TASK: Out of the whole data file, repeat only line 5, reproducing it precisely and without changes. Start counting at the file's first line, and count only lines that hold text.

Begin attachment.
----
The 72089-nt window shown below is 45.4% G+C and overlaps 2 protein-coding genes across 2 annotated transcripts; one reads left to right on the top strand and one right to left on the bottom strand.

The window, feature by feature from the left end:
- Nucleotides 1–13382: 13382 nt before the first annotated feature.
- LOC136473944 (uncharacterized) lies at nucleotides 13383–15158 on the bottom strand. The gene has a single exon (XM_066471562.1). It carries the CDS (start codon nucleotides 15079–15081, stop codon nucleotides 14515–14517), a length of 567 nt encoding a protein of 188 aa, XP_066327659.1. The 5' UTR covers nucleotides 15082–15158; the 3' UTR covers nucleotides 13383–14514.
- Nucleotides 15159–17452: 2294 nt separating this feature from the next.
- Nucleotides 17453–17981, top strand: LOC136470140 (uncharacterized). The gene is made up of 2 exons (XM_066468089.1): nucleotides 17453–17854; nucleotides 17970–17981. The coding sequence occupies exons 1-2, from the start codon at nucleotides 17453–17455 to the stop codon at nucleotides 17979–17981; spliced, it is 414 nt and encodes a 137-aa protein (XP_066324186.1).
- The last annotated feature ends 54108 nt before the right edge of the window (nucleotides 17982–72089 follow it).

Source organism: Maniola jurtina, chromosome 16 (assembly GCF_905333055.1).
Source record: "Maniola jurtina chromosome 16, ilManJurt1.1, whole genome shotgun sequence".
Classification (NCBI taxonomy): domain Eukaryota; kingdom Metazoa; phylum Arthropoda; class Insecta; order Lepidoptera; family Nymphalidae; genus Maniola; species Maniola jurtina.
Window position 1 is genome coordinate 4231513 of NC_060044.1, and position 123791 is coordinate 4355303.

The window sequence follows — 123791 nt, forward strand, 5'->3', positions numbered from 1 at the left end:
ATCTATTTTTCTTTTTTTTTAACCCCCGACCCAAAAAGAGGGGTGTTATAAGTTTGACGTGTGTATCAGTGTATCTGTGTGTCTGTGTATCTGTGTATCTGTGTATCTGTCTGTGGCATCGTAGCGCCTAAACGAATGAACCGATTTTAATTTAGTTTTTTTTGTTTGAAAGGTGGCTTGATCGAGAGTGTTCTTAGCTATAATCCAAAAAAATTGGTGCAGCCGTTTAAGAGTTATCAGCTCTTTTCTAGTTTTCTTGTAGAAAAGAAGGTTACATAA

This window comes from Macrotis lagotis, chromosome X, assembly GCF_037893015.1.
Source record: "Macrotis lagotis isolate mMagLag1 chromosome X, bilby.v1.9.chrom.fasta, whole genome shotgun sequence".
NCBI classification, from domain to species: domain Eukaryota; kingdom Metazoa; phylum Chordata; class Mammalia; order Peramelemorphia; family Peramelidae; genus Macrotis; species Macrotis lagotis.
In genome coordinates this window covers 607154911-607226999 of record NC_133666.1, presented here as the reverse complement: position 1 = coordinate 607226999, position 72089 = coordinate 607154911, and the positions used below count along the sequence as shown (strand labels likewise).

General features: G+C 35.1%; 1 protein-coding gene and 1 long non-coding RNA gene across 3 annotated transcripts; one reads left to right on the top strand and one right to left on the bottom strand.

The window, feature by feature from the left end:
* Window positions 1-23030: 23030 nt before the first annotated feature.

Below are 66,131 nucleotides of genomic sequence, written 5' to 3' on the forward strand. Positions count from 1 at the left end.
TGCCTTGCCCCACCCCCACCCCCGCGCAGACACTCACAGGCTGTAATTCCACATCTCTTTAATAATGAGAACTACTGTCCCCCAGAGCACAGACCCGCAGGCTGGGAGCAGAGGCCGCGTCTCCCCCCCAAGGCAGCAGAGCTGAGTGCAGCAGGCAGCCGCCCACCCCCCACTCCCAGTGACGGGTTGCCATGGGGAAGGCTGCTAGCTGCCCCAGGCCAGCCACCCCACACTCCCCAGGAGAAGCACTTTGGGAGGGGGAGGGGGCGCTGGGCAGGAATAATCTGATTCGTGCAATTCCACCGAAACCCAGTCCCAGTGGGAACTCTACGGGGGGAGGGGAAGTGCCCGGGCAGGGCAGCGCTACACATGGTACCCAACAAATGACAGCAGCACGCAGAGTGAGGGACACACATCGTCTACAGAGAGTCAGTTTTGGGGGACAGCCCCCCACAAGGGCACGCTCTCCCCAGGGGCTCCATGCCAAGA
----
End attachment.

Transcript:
- Nucleotides 15159–17452: 2294 nt separating this feature from the next.